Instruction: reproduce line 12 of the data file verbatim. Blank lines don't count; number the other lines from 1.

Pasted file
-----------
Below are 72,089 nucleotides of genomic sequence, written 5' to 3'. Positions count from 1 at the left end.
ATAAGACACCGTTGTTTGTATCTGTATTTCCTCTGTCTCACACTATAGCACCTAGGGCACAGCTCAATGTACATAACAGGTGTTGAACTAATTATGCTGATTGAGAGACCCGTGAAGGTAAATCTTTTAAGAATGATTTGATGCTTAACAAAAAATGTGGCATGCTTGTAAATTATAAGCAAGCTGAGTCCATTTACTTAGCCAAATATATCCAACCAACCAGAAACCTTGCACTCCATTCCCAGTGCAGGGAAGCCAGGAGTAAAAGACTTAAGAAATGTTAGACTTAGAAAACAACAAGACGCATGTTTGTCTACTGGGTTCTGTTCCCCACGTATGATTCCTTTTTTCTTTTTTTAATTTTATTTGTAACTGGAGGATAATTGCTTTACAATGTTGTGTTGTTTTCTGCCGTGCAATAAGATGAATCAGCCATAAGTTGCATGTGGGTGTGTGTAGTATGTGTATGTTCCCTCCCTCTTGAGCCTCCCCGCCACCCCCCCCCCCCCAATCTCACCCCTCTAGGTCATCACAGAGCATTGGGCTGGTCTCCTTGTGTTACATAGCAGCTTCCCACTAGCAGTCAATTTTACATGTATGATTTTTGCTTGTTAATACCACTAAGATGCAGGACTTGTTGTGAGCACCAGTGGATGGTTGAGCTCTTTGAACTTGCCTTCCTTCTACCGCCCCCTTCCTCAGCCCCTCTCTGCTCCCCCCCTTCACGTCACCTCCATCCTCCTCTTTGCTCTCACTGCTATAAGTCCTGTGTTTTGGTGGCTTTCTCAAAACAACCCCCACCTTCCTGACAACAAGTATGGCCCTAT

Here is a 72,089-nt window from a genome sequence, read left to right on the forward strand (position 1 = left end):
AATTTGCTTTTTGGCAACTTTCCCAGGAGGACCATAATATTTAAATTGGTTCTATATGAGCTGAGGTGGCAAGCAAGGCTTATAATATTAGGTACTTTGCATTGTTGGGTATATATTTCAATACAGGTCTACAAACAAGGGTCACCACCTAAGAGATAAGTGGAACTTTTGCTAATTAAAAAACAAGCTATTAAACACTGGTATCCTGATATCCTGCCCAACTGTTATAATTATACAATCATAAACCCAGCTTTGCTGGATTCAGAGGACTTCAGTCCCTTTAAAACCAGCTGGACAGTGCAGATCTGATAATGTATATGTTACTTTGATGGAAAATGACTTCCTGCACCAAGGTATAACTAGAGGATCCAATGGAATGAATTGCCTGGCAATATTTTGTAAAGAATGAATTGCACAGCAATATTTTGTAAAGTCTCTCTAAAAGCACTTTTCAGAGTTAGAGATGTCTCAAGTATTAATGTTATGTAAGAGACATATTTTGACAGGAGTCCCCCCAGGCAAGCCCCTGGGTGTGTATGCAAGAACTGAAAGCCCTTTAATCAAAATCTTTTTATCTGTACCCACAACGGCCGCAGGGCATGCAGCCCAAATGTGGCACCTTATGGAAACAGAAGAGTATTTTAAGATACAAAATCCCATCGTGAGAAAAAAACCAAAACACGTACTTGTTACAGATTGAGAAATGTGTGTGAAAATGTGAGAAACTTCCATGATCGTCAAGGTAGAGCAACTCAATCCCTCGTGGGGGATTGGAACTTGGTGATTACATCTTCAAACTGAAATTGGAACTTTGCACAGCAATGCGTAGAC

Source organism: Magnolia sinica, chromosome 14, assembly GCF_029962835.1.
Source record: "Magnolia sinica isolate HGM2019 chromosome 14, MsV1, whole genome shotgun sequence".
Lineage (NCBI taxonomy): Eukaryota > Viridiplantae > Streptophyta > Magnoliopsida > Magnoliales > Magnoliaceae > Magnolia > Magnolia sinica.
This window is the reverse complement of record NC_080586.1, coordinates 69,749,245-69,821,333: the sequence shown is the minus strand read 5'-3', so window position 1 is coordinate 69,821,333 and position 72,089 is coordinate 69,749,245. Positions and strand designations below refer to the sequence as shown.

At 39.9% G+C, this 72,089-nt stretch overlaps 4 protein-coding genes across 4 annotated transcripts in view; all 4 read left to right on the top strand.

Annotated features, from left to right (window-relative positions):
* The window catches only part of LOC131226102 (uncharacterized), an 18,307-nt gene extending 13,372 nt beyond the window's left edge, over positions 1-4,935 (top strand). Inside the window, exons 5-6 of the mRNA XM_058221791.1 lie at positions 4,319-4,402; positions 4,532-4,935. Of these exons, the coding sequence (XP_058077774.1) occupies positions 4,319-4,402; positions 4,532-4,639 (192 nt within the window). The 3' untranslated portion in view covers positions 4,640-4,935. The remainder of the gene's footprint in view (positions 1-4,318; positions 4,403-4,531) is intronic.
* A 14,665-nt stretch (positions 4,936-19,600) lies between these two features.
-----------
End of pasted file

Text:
* A 14,665-nt stretch (positions 4,936-19,600) lies between these two features.